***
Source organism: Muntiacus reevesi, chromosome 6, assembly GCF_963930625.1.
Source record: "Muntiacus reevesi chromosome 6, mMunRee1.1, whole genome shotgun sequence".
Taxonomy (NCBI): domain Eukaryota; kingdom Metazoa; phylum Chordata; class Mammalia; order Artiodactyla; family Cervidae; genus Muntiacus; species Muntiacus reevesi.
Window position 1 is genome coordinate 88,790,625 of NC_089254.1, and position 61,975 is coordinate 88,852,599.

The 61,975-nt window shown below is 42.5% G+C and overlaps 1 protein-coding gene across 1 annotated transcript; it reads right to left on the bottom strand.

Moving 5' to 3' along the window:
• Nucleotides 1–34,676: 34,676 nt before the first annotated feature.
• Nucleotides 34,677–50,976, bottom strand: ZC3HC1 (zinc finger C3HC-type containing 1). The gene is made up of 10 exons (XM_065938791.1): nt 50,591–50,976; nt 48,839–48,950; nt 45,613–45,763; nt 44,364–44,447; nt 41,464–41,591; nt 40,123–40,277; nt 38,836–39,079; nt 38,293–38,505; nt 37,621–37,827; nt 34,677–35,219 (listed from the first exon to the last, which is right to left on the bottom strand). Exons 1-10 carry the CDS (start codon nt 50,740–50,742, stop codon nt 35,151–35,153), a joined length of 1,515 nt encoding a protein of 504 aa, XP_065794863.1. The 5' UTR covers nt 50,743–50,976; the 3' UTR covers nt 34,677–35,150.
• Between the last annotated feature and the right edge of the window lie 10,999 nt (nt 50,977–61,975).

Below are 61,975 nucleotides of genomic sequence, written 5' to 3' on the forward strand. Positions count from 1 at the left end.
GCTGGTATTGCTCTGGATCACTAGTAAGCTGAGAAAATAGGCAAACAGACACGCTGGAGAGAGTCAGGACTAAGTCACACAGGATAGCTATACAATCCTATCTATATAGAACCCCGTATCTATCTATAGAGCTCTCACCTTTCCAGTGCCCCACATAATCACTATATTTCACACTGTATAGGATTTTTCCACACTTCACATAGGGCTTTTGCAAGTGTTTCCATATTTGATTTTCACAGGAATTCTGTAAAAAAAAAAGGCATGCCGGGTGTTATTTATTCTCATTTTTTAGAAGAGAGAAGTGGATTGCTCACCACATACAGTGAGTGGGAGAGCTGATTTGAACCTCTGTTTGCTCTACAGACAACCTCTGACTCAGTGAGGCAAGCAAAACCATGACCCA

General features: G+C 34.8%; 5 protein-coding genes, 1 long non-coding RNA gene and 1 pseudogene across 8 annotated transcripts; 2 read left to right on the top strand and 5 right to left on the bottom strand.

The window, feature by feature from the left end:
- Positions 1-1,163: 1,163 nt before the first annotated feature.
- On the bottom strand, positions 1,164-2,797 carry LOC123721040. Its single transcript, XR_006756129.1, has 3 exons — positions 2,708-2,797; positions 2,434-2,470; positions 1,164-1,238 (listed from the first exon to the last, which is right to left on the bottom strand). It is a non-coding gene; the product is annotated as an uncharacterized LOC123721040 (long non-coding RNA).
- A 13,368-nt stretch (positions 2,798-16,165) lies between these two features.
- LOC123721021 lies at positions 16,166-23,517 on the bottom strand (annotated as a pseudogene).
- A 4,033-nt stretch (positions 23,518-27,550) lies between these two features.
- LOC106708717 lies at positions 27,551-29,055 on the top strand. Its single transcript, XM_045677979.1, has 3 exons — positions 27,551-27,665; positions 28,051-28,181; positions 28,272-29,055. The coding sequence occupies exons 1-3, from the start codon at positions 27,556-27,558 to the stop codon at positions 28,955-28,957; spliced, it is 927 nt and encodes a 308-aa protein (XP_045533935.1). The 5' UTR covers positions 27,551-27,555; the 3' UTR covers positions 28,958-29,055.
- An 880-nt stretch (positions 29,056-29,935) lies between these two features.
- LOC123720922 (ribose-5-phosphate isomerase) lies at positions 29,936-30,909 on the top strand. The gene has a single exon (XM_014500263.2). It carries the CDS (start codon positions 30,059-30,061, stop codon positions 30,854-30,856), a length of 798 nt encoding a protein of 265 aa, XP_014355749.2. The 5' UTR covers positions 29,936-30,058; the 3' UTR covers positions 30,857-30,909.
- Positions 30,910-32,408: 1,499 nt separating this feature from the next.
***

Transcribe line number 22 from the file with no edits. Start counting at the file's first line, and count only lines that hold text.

- Positions 30,910-32,408: 1,499 nt separating this feature from the next.